WBA, WBO and IBF light heavyweight champion Andre Ward has shocked the boxing world after he announced on his website that he would be retiring from the sport.
"I want to be clear -- I am leaving because my body can no longer put up with the rigors of the sport and therefore my desire to fight is no longer there," Ward wrote in a statement.
"If I cannot give my family, my team, and the fans everything that I have, then I should no longer be fighting."
Arguably the best pound-for-pound boxer today, the San Francisco native last fought Sergey Kovalev in a June rematch with Ward coming out on top with an eight-round stoppage, albeit by controversial fashion.
His retirement comes as a shock purely because he is still just 33 years of age while he also has the opportunity now to take part in potential super fights with Tony Bellew, Anthony Joshua and Tyron Woodley.
However, Ward later added how grueling the sport could be, not only during a bout but the preparation that goes into multiple 12 round fights.
"People see what I do fight night," Ward said. "They see under the lights, but they don't see the toil, they don't see the grind, they don't see just the pain, the physical pain that you go through, not just in the fights, but to prepare and to get ready for those battles."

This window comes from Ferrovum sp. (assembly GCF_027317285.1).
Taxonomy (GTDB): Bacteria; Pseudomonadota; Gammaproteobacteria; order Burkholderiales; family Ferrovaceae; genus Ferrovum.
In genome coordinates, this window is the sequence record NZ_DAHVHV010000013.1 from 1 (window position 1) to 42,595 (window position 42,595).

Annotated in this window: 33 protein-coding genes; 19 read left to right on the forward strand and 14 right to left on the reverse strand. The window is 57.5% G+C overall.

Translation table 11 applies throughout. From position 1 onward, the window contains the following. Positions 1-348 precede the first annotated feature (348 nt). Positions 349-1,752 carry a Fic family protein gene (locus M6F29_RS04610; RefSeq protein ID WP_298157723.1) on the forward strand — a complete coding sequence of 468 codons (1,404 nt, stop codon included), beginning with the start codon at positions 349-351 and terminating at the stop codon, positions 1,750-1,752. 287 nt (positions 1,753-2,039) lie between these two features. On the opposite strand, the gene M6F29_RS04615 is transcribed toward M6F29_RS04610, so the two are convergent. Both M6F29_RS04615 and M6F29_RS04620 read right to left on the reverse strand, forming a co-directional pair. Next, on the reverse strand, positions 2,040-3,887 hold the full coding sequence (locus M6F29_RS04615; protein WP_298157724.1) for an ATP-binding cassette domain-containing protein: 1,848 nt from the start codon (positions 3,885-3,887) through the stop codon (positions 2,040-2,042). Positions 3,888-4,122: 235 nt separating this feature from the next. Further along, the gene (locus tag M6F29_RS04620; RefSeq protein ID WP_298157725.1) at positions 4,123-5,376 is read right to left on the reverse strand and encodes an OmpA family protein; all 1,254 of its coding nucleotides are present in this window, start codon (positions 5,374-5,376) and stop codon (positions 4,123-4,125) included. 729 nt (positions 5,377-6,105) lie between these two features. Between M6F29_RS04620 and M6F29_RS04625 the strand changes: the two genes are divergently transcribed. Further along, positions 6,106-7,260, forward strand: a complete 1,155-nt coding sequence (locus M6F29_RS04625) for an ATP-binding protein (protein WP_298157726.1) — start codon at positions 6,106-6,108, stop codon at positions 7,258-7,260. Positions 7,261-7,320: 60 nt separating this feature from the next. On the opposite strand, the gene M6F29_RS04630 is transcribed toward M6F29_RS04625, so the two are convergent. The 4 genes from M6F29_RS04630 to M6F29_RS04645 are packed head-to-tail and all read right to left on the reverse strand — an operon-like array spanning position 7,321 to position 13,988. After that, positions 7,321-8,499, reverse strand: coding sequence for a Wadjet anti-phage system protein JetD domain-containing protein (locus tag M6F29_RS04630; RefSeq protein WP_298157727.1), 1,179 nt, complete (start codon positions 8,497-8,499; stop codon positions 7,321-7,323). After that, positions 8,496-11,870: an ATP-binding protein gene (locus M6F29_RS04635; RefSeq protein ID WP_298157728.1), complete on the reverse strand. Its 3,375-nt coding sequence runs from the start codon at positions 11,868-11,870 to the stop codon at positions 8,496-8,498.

"I felt the physicality of the sport -- not just in-the-ring stuff, but the training and the preparation -- start to take its toll on me for the last two or three years, and I bit down and continued to push through. And at this point, it's time, and I know it's time."
According to ESPN, "S.O.G" plans to continue his career as a broadcaster and will resume calling fights for HBO.
Still boasting the distinction of being the last American to win Olympic gold in boxing back in 2004, Ward leaves the sport as an undefeated two-weight world champion with a perfect 32-0 record that includes 16 knockouts.